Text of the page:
2) Centering: I'm thinking that the time that constitutes "centering" is the time after the teacher reads the announcements to the time he/she opens the door to let in the latecomers. This can be the most difficult part of the entire practice, as you are supposed to breathe and "let go of things" (at least that is the most common message for this time) and probably not run through your Very Important TO-DO List. Of course, there remains the possibility that a latecomer may squeeze himself or herself into the space next to me that is really quite small but just wide enough for another mat. I am supposed to get super relaxed with this kind of uncertainty? The unpredictability of this time represents just one of the many reasons why, when my last mat was whisked away by an unknown suspect, I purchased an extra-wide one to replace it. This way, even in the unlikely event that someone does place a mat too close to mine, it is likely less close to me that it would have otherwise been, thanks to the extra width. See, even those "squeezers," as I think of them, leave a few inches between mats, and this distance is going to remain a stable social norm, even if I have a wider mat, thus allowing me to be less close to that person than I otherwise might be. And this whole breathing thing, well trying to breathe one way is hard enough. I'm supposed to transition to a different kind of breathing? If I am breathing AT ALL, well, then, it's a good day.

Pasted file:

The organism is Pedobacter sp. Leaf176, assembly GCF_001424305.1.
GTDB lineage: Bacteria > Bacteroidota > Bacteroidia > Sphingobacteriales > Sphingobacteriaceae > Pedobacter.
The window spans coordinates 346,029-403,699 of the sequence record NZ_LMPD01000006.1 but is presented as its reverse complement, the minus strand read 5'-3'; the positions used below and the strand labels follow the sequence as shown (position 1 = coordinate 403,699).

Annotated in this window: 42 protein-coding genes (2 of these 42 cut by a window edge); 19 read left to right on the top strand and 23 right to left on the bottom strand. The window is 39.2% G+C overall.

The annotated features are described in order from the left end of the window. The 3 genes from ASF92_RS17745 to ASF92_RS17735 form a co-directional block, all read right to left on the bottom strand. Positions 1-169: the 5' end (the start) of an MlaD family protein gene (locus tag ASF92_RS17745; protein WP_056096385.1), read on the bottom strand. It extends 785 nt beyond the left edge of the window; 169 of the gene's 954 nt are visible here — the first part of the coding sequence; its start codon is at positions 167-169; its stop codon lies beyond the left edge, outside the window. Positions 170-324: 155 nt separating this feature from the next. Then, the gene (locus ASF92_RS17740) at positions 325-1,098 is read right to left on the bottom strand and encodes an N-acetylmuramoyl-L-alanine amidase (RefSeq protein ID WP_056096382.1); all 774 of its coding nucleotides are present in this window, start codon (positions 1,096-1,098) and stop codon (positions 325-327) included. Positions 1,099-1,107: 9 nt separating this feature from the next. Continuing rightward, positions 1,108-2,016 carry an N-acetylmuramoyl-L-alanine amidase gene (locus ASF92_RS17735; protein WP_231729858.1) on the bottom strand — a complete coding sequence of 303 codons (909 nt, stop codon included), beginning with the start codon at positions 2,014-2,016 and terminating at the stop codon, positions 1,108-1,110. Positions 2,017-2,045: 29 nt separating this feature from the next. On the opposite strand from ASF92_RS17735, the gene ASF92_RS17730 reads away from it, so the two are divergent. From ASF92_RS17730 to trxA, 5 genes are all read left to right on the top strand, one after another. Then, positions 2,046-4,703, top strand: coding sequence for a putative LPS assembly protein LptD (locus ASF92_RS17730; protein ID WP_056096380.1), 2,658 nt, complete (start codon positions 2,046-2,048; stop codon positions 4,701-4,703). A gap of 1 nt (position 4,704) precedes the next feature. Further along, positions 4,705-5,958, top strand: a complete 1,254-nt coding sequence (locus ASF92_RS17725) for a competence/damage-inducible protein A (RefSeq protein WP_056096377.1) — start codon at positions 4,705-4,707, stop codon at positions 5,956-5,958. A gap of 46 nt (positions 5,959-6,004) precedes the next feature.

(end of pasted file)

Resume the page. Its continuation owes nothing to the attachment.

3) Vinyasa: Vinyasa means "flow," or at least I think it does, and this is the part of the class with the most movement. A teacher will call out the poses, and the idea is that you follow along and do those movements while maintaining some kind of magical alignment of breath and movement.
People start to perspire. Outer layers are removed. The room heats up. And I wonder if we are going to be blessed with air, or suffused with stuffiness and sweat. I know I am supposed to focus on my own breath and movement and just be in that awesome flowy state in which all extraneous thoughts vanish, but that happens about once a year.